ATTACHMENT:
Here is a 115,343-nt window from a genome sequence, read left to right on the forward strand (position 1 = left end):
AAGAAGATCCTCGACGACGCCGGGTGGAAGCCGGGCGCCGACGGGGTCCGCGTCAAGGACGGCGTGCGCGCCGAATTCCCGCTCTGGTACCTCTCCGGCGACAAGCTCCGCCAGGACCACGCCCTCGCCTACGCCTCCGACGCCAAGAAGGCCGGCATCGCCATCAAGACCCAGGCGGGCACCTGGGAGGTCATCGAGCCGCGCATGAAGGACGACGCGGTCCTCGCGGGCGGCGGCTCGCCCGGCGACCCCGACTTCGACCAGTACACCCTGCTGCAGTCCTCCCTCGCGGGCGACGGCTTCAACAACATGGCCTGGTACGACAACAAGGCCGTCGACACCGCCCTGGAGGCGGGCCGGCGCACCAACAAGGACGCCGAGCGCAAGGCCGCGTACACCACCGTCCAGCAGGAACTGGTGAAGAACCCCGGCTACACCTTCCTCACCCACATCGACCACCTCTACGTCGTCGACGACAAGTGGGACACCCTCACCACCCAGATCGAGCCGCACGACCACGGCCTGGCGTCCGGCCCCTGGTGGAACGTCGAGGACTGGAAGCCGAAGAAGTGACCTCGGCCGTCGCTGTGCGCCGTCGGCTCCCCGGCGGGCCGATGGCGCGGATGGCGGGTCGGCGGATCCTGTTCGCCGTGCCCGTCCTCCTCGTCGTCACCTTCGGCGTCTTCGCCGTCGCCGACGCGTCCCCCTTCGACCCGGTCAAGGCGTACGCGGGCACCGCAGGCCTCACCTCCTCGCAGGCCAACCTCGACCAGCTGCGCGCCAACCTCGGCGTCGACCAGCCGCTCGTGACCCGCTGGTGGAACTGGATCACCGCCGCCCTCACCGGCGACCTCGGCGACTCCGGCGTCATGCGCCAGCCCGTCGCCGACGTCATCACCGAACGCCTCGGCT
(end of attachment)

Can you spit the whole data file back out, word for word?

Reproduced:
Here is a 115,343-nt window from a genome sequence, read left to right on the forward strand (position 1 = left end):
AAGAAGATCCTCGACGACGCCGGGTGGAAGCCGGGCGCCGACGGGGTCCGCGTCAAGGACGGCGTGCGCGCCGAATTCCCGCTCTGGTACCTCTCCGGCGACAAGCTCCGCCAGGACCACGCCCTCGCCTACGCCTCCGACGCCAAGAAGGCCGGCATCGCCATCAAGACCCAGGCGGGCACCTGGGAGGTCATCGAGCCGCGCATGAAGGACGACGCGGTCCTCGCGGGCGGCGGCTCGCCCGGCGACCCCGACTTCGACCAGTACACCCTGCTGCAGTCCTCCCTCGCGGGCGACGGCTTCAACAACATGGCCTGGTACGACAACAAGGCCGTCGACACCGCCCTGGAGGCGGGCCGGCGCACCAACAAGGACGCCGAGCGCAAGGCCGCGTACACCACCGTCCAGCAGGAACTGGTGAAGAACCCCGGCTACACCTTCCTCACCCACATCGACCACCTCTACGTCGTCGACGACAAGTGGGACACCCTCACCACCCAGATCGAGCCGCACGACCACGGCCTGGCGTCCGGCCCCTGGTGGAACGTCGAGGACTGGAAGCCGAAGAAGTGACCTCGGCCGTCGCTGTGCGCCGTCGGCTCCCCGGCGGGCCGATGGCGCGGATGGCGGGTCGGCGGATCCTGTTCGCCGTGCCCGTCCTCCTCGTCGTCACCTTCGGCGTCTTCGCCGTCGCCGACGCGTCCCCCTTCGACCCGGTCAAGGCGTACGCGGGCACCGCAGGCCTCACCTCCTCGCAGGCCAACCTCGACCAGCTGCGCGCCAACCTCGGCGTCGACCAGCCGCTCGTGACCCGCTGGTGGAACTGGATCACCGCCGCCCTCACCGGCGACCTCGGCGACTCCGGCGTCATGCGCCAGCCCGTCGCCGACGTCATCACCGAACGCCTCGGCT